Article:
Sometimes we rely solely on rules and discipline to teach our children how to behave. But is a more effective way to instill values and encourage good behavior being overlooked? Einstein once said, "Imagination is more important than knowledge." When it comes to teaching our children how to handle life with grace, he may have been onto something.
When my mother was growing up in the quaint, rural town of Wynne, Arkansas in the 1950s, my grandmother invented stories she shared every morning before school about "the little people that lived under the house". There were a cast of characters that included a crocodile, a rooster, a worm, and a couple of fairies who visited from the big oak tree in the garden. My mother sat entranced as each five minute morality tale imparted something my grandmother wanted her to remember each day like: be kind to everyone you meet, keep up with your belongings, be brave and try again if you fail, and believe in yourself even if the bullies tease you.
When my mother had me, she also wanted me to grow up with a sense of morals and unconditional love, so she created the ritual of reading together every night before bed. I feel quite fortunate about it after learning that, in the following decade there were 44 million adults in the U.S. who could not read well enough to read a simple story to a child. (National Adult Literacy Survey (1992) NCED, U.S. Department of Education.) My mother knew that she was offering me even more than literacy. She had intended to plant seeds of good behavior early on, by choosing books that illustrated important values like thoughtfulness, helping those less fortunate, persistence, politeness, courage, and self-reliance. Did it work?
As a child I was remarkably interested in performing well, even when I struggled with subjects that challenged me, and now I site those special children's books as my inspiration for becoming a novelist, and also for providing me with the strength to persevere through the lean years. I met with hundreds of agent and publisher rejections over ten years before I got my lucky break and had my first novel optioned by a three time Academy Award-winning producer. I can trace back and see how my mother instilled in me the important values of life that would help me get to where I am today, just in those simple moments of reading stories before bed.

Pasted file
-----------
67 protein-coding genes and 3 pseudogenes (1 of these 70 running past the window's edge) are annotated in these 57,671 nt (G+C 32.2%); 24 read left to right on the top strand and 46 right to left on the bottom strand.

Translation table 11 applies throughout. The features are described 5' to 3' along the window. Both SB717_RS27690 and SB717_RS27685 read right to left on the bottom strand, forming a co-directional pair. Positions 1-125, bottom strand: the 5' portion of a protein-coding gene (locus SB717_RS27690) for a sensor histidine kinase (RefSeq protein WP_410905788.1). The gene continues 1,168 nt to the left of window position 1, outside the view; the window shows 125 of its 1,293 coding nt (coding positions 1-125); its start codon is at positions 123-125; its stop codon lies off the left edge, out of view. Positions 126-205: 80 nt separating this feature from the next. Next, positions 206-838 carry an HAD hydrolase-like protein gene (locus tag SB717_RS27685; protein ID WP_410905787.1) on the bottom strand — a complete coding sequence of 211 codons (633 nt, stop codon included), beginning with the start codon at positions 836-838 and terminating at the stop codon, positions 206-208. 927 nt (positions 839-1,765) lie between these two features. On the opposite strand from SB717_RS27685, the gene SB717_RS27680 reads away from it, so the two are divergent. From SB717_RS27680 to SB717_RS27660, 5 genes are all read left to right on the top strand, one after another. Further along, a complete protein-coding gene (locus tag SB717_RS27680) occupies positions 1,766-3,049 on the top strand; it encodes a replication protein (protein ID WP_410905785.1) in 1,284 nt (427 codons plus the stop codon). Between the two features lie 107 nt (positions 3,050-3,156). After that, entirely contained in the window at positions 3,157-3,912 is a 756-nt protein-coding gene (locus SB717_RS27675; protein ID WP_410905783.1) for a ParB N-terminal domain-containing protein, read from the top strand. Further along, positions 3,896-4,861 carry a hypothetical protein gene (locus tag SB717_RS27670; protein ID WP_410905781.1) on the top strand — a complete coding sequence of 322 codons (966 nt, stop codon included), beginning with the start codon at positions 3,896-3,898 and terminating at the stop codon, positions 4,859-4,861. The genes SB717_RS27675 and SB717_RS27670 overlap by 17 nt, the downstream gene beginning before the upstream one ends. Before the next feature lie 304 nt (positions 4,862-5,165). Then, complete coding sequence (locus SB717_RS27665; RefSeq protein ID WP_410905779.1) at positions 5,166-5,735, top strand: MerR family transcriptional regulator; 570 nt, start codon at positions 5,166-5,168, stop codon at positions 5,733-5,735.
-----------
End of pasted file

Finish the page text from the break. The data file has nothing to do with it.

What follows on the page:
So, now it's my turn. Living in Los Angeles in the 21st century as I plan my first pregnancy, I find myself returning to my grandmother's tradition. Like all new parents, I want my child to grow up learning the everyday wisdom that will help him or her get through the tough moments that life proffers. Though some parents might judge me for it, I'm actually less concerned about my baby getting into the right college than in learning the life lessons that will help my child choose the right friends, stay out of trouble, and follow his or her heart wherever it leads.
Lately, about once a week, I find myself making a trip to my local bookstore, gradually collecting the classic illustrated books I loved as a child, rediscovering all those beautiful stories. It is a joy to watch the small bookshelf I created in my bedroom for these books growing in anticipation of having a child to read them to.
Though it was challenging to whittle it down, here is my top 10 list of inspirational children's books that every parent should have, and a note about the lesson each book teaches your child:
Leo the Late Bloomer by Robert Kraus. Here's a book to remind us that we are all special, even if we bloom a little late.
Make Way for Ducklings by Robert McCloskey. Sometimes it takes a little ingenuity and help from kind-hearted friends to make it through the tough moments to find where you belong.
The Ugly Duckling by Hans Christian Anderson. Being different is hard, but if you don't give up, you find your true magnificence is revealed naturally.
The Story of Ferdinand by Robert Lawson. Maybe it's okay to be a little different than the rest of the herd, no matter what anyone says.
The Giving Tree by Shel Silverstein. Here is a story that illustrates how important it is to never take anyone we love for granted.
The Very Hungry Caterpillar by Eric Carle. Change is at the heart of life, especially for a child who is growing so fast. The caterpillar's transformation illustrates the magic of how life's changes can lead to beautiful surprises.
The Lorax by Dr. Seuss. The Lorax teaches kids how important it is to love the Earth, and why having more isn't always better.
The Little Engine That Could by Watty Piper and Loren Long. A classic tale that teaches children to never give up on their dreams.
The Tale of Peter Rabbit by Beatrix Potter. The author has brought to life a family of rabbits who struggle with the same things every family struggles with, and their determination to love each other even when it isn't always easy.
The Runaway Bunny by Margaret Wise Brown. This is a great story for young children that reminds them how a mother's love is greater than anything in the world.
While rules and discipline certainly have a place in raising our kids, by also reading these imaginative stories with them, we might actually inspire them to behave well at home and in school, and reach for their dreams whatever they may be.